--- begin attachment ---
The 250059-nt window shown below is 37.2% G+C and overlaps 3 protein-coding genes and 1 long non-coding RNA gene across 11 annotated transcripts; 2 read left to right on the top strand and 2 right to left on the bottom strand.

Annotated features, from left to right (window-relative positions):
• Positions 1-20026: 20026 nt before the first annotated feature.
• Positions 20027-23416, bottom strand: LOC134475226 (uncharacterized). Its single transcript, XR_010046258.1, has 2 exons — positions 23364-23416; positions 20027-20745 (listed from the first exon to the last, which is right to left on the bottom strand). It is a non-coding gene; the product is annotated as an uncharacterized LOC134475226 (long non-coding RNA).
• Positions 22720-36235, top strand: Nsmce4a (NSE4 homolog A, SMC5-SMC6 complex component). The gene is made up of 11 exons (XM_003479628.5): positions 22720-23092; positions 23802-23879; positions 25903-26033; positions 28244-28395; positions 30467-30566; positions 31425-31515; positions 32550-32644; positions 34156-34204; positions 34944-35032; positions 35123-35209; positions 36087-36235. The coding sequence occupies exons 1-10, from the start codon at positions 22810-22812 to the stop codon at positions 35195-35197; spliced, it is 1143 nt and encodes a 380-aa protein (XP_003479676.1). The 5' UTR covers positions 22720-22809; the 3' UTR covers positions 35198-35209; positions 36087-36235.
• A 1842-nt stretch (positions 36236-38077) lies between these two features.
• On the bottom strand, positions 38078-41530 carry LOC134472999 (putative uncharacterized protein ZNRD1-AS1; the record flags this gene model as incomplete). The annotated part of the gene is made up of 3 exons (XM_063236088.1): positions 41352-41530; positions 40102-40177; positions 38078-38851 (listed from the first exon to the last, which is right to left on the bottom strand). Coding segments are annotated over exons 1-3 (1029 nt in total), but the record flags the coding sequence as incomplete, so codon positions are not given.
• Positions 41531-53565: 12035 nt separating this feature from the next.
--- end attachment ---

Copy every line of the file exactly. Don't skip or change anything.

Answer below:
The 250059-nt window shown below is 37.2% G+C and overlaps 3 protein-coding genes and 1 long non-coding RNA gene across 11 annotated transcripts; 2 read left to right on the top strand and 2 right to left on the bottom strand.

Annotated features, from left to right (window-relative positions):
• Positions 1-20026: 20026 nt before the first annotated feature.
• Positions 20027-23416, bottom strand: LOC134475226 (uncharacterized). Its single transcript, XR_010046258.1, has 2 exons — positions 23364-23416; positions 20027-20745 (listed from the first exon to the last, which is right to left on the bottom strand). It is a non-coding gene; the product is annotated as an uncharacterized LOC134475226 (long non-coding RNA).
• Positions 22720-36235, top strand: Nsmce4a (NSE4 homolog A, SMC5-SMC6 complex component). The gene is made up of 11 exons (XM_003479628.5): positions 22720-23092; positions 23802-23879; positions 25903-26033; positions 28244-28395; positions 30467-30566; positions 31425-31515; positions 32550-32644; positions 34156-34204; positions 34944-35032; positions 35123-35209; positions 36087-36235. The coding sequence occupies exons 1-10, from the start codon at positions 22810-22812 to the stop codon at positions 35195-35197; spliced, it is 1143 nt and encodes a 380-aa protein (XP_003479676.1). The 5' UTR covers positions 22720-22809; the 3' UTR covers positions 35198-35209; positions 36087-36235.
• A 1842-nt stretch (positions 36236-38077) lies between these two features.
• On the bottom strand, positions 38078-41530 carry LOC134472999 (putative uncharacterized protein ZNRD1-AS1; the record flags this gene model as incomplete). The annotated part of the gene is made up of 3 exons (XM_063236088.1): positions 41352-41530; positions 40102-40177; positions 38078-38851 (listed from the first exon to the last, which is right to left on the bottom strand). Coding segments are annotated over exons 1-3 (1029 nt in total), but the record flags the coding sequence as incomplete, so codon positions are not given.
• Positions 41531-53565: 12035 nt separating this feature from the next.